Maryland plays an outsized role in worldwide hunt for a coronavirus vaccine

Washington Post

“The covid pandemic is shining a spotlight on a capability we’ve had for years,” Executive Vice President Sean Kirk said. “We have infrastructure here in Maryland that basically supports the entire [vaccine] product development continuum.”

Emergent’s readiness illustrates the outsize role that Maryland is playing in the battle against the novel coronavirus. In Montgomery County’s biotech corridor along Interstate 270, multiple companies have pivoted to work on possible vaccines and cures, and to expand testing. At Johns Hopkins University in Baltimore, 260 scientists are working on 25 projects for covid-19, the disease caused by the coronavirus. The nation’s best-known expert on the disease, Anthony S. Fauci, works at the Bethesda-based National Institutes of Health.

“This is the place to be,” said Luis Branco, managing director of Germantown’s Zalgen Labs, which is working to develop an improved diagnostic test for the coronavirus. “There are very few places in the world that can really gather all these resources in a small geographical area. Maryland is definitely one of them.”

There is plenty of competition. Boston, San Francisco, Seattle and North Carolina’s “Research Triangle” all have robust biotechnology sectors, along with many cities abroad. According to the World Health Organization, more than 100 possible vaccines are already being studied, and it will take months, at least, before one is found to be safe, effective and able to be produced in large numbers.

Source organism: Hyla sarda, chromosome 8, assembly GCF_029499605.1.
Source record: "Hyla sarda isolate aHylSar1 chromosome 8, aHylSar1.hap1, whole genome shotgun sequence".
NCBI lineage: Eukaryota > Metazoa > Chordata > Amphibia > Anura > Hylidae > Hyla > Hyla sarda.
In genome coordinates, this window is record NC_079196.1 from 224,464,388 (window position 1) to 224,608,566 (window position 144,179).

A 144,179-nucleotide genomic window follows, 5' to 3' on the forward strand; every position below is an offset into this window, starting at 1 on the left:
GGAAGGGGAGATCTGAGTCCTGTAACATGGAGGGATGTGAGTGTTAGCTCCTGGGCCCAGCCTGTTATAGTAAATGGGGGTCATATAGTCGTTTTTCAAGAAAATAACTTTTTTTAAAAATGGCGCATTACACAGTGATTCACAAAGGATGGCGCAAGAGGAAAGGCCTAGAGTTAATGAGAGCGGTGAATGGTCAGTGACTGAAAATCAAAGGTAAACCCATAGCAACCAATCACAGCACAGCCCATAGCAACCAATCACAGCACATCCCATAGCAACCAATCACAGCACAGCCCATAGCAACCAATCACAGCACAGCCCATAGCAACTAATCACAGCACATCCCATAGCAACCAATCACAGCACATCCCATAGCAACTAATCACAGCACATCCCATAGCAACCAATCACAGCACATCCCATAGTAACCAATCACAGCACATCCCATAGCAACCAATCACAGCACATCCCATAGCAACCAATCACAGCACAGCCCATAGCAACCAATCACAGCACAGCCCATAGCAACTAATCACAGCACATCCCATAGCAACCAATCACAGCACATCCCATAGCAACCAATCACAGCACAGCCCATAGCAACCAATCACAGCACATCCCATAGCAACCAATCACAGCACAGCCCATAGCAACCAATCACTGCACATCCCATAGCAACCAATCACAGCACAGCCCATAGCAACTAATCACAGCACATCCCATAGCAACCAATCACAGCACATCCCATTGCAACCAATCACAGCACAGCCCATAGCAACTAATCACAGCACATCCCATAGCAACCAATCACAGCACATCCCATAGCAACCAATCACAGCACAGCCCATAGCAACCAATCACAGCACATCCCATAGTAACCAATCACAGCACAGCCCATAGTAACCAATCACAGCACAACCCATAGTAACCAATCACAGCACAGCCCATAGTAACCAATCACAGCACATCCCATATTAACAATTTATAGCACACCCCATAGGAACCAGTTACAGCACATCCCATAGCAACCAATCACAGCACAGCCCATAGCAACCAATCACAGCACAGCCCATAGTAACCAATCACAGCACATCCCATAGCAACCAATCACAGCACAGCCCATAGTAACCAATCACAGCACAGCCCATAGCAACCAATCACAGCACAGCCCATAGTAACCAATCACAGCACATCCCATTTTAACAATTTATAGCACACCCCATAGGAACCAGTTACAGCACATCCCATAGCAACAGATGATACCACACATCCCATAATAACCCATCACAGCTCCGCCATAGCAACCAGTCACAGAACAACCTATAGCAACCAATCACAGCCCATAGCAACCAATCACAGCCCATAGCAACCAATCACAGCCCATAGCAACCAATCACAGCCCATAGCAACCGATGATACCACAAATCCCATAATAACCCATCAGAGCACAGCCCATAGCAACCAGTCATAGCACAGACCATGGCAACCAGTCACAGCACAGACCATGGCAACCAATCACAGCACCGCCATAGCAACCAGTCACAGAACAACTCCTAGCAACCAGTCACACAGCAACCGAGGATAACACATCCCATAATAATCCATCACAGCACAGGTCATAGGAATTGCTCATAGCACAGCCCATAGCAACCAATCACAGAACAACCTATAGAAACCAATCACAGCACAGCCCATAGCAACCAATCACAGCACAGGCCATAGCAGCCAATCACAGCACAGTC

That said, Maryland may have an advantage because it has so much experience in gene and cell therapies, and in vaccines, all of which will be critical in fighting the coronavirus, according to Martin Rosendale, chief executive of the Maryland Tech Council.

A private company in Montgomery County and NIH played key roles in mapping the human genome. Pharmaceutical giant GlaxoSmithKline has a large vaccine research unit in Rockville, and other local companies such as Novavax and Altimmune produce vaccines.

Maryland has a strong presence in the health sciences largely because it is home to federal institutions such as NIH, the Food and Drug Administration and the Army’s biological defense center at Fort Detrick.

In addition, Johns Hopkins is the nation’s largest research university, as measured by spending. The University of Maryland at Baltimore did one of the first Ebola vaccine tests on human subjects and is now conducting federally sponsored clinical trials related to covid-19.

The federal and academic research centers have attracted private companies to the region, as well as being a source of scientists and doctors who move to the private sector in hope of making money.

For area biotech companies, the fight against covid-19 offers opportunity both to help humanity and reap financial rewards. Many are start-ups yet to earn a profit, and new covid-19 business could change that.

“This might be enough to push them over that [profitability] threshold,” Rosendale said. “I don’t think anyone is going to get extraordinarily wealthy, but they will get paid for their vaccines, diagnostics and therapeutics.”

The tech council has formed a Maryland Covid-19 Coalition with 40 companies, including some in Virginia, to share information about where to locate supplies, find lab space and encourage cooperation. Here are examples of what they’re doing:

●Novavax of Gaithersburg began working on a covid-19 vaccine on Jan. 11, and it said its candidate has had positive results in trials on mice. After tests on monkeys, it hopes to have initial findings on human tests by the end of May.